One other very interesting aspect of the Colorado cloud is that Summer describes it as a vendor-neutral archive, or VNA. "It doesn't matter what [EMR] system a hospital may use," he says. "The VNA will be neutral in terms of drawing down the images and using [them]. So we've eliminated any of what often become proprietary impediments."
The key to making VNA happen is getting all the participants at the table. That means all the public, private, urban, rural, and academic hospitals; the physician practices; and payers as well.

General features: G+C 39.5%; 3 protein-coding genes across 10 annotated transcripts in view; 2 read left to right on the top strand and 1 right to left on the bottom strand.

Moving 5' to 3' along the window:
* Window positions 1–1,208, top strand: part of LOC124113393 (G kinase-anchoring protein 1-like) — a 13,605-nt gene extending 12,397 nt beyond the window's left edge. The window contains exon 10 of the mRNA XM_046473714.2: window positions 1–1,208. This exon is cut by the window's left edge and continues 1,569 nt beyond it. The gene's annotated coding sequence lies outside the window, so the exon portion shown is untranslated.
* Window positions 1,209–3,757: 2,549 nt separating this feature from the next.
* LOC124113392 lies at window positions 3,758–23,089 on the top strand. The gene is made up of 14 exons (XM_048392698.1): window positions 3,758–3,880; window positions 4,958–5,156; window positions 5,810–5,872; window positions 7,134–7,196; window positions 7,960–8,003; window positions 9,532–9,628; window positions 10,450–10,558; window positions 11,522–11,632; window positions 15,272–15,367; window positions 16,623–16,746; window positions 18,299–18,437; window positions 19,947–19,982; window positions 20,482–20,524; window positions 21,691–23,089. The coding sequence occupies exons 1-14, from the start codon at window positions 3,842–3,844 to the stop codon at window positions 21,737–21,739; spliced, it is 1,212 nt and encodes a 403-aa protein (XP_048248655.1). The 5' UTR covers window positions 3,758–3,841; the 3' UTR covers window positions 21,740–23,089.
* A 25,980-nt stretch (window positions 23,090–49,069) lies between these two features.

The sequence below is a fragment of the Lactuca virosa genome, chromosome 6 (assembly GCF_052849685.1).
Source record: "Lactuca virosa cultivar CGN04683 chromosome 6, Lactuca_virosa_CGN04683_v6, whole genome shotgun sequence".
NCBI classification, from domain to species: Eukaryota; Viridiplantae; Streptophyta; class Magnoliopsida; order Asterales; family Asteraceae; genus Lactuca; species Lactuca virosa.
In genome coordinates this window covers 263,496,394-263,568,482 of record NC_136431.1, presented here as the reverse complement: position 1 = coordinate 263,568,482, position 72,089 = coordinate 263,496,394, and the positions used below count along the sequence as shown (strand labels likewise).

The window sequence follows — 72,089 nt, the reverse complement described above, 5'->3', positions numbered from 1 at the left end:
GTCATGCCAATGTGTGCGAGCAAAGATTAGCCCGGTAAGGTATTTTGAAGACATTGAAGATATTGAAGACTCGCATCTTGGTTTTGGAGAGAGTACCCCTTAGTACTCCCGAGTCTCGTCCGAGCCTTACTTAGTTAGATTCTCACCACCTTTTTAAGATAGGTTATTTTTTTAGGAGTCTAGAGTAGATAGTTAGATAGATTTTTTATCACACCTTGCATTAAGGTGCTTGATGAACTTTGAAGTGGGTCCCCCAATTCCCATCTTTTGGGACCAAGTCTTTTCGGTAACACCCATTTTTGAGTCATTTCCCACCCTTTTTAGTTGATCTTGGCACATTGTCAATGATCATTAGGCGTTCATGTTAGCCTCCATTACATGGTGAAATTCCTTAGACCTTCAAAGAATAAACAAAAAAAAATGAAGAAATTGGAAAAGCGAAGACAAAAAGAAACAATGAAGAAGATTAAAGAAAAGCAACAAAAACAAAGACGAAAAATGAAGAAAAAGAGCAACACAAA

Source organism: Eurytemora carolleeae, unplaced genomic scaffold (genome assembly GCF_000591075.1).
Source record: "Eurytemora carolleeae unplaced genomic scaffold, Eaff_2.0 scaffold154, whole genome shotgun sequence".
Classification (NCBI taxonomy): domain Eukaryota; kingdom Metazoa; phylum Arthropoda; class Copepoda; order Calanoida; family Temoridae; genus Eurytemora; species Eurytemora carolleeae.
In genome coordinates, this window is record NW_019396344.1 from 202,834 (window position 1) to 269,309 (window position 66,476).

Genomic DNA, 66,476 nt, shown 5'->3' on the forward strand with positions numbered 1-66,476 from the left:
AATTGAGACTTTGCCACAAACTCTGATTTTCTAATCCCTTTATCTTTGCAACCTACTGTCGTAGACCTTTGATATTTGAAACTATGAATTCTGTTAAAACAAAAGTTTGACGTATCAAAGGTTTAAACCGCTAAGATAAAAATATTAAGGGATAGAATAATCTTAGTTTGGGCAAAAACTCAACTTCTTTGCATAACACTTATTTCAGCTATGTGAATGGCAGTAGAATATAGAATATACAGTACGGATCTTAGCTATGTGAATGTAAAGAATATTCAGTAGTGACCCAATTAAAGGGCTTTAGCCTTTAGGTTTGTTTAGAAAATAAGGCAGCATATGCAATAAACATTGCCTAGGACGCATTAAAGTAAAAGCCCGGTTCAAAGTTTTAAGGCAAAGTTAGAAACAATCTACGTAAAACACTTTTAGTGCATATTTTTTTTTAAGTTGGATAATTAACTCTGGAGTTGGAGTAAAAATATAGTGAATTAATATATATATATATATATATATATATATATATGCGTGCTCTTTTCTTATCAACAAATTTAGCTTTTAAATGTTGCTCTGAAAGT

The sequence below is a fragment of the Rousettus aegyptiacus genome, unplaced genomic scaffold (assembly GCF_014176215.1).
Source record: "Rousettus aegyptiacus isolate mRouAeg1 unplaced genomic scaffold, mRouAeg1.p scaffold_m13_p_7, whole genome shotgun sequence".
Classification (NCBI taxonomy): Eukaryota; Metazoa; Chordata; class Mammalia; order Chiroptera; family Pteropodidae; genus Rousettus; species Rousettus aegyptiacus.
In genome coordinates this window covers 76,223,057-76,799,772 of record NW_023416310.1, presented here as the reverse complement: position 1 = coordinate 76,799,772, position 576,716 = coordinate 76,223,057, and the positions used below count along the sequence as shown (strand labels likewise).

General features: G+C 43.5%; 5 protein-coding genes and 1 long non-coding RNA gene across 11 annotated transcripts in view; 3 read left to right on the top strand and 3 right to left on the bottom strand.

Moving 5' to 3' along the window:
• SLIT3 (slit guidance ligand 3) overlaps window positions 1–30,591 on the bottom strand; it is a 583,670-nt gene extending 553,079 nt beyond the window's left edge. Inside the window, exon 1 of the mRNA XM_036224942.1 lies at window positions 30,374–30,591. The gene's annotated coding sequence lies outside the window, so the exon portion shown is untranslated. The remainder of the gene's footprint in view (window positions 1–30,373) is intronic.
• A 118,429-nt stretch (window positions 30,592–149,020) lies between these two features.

Meanwhile, the state provides bandwidth to all at a fraction of the cost it might have been, had this service been provided through private bandwidth service providers. That might be anathema to a provider that wants to sell lots of extra services on top of bandwidth, but it also helps preserve the neutrality of the shared cloud infrastructure.
As healthcare leaders sort through the opportunities and pitfalls of the cloud, it will be more important than ever for them to share their experiences. The dialogue is just beginning.